It's weird what makes you homesick.
The other day, Brad was watching "This Old House Hour" on the local Public TV station...and lo, Norm Abram went on one of his little side trips to visit some artisan tile manufacturers. Both of us practically gasped when Norm got out of his truck on Main Street of Keene, N.H. to go into the showroom. Hey, I thought! I've been there! I mean, I'd actually been in that tile place before, not just on Main Street. But it filled us both with a huge wave of nostalgia and longing to be back in New Hampshire...And of course, listening to the strong, unmistakable New England accents was almost like being home again. Sigh. I could have listened to those guys talk about building houses all day.
My good friend Ruth wrote me last month and mentioned that the lilacs were blooming in Keene and seriously, I almost wept when I read that. Sure, I was probably just tired, but there was a definite pull at my heart. At that moment, I think I would have given anything to be strolling along in Keene and smelling the lilacs. Keene! Of all things! A city upon which I used to heap scorn!
On a completely different, and yet somehow related, note...Today I was standing next to a male co-worker, and I suddenly missed my maternal grandmother very much. I know that sounds totally bizarre and nonsensical, but let me explain. I knew right away what had made me think of her; my co-worker had just come in from a smoking break, and he smelled very much like a version of how I remember Grandma Sawtelle smelling. Now, usually, the smell of stale, second-hand tobacco on someone's clothes is rather revolting to me, but this smell was not like that. It was precious.( Plus it was faint enough so I wasn't overpowered.)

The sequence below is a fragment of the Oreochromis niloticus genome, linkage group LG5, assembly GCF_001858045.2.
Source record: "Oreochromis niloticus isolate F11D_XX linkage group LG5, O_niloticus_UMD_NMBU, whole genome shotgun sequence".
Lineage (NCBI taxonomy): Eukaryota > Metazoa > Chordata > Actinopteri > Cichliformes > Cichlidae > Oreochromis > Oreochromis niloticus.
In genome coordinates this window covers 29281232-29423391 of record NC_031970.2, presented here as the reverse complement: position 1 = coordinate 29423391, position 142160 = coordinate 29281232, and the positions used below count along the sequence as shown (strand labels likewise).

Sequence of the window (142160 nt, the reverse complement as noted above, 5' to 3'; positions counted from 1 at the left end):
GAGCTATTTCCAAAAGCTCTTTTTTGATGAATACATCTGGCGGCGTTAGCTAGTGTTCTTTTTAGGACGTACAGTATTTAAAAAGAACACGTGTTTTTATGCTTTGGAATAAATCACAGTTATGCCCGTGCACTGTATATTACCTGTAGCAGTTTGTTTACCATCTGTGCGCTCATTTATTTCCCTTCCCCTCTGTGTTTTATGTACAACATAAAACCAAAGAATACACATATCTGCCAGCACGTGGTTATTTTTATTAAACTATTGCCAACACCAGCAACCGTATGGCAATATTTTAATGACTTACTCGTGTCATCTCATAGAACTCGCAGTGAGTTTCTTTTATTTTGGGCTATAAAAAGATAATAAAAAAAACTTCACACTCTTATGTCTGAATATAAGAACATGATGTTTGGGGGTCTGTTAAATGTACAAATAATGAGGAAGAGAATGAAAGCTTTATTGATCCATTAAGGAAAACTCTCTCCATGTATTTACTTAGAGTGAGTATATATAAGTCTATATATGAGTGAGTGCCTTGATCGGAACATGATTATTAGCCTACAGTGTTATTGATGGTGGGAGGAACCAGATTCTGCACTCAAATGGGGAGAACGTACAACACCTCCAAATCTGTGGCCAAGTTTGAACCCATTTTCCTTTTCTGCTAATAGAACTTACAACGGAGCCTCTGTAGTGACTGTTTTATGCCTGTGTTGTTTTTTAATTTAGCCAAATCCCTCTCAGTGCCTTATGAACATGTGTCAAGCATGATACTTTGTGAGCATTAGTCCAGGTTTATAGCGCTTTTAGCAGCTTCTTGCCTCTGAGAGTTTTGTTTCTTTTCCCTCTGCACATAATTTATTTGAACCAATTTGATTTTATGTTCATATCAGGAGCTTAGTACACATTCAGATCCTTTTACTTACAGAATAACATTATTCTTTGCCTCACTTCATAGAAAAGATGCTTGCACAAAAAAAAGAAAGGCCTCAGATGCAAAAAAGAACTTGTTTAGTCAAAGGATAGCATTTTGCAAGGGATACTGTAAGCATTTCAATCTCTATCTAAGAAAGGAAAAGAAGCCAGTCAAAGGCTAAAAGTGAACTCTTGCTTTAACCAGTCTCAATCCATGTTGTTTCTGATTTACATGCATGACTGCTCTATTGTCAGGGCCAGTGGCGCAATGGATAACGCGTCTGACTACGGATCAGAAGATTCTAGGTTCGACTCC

For a moment, I felt child-like again, and I almost looked around to find the Chips Ahoy or the dry, crumbly Vienna Lady Finger cookies that are inseparable from Grandma's persona. Strange how, with a smell, it seemed like I was in her presence again, with that same warm glow of unconditional love and feeling of importance that Grandma's pride always bestowed upon her grandchildren. She thought we were the best, the smartest, most beautiful, most talented children in the world and she told us this often- and we believed her! It's sad that, for most of us, by the time we're old enough to realize that our grandparents are people in their own right, people with interesting lives and histories, not just old people attached to your family who buy you presents and are happy whenever they see you, they are gone. I stood there in the office, smiling, and it made me homesick for her.
I think you can be homesick for people, not just places. It's not enough, in some cases, to say that you miss them. The word "miss" doesn't go far enough. "Homesick" does it just a little bit better.
I have been realizing in the last couple years that every time I see or hear something beautiful, it makes me ache in a homesick kind of way. I think it's a future kind of homesick. I think it's a homesickness for heaven.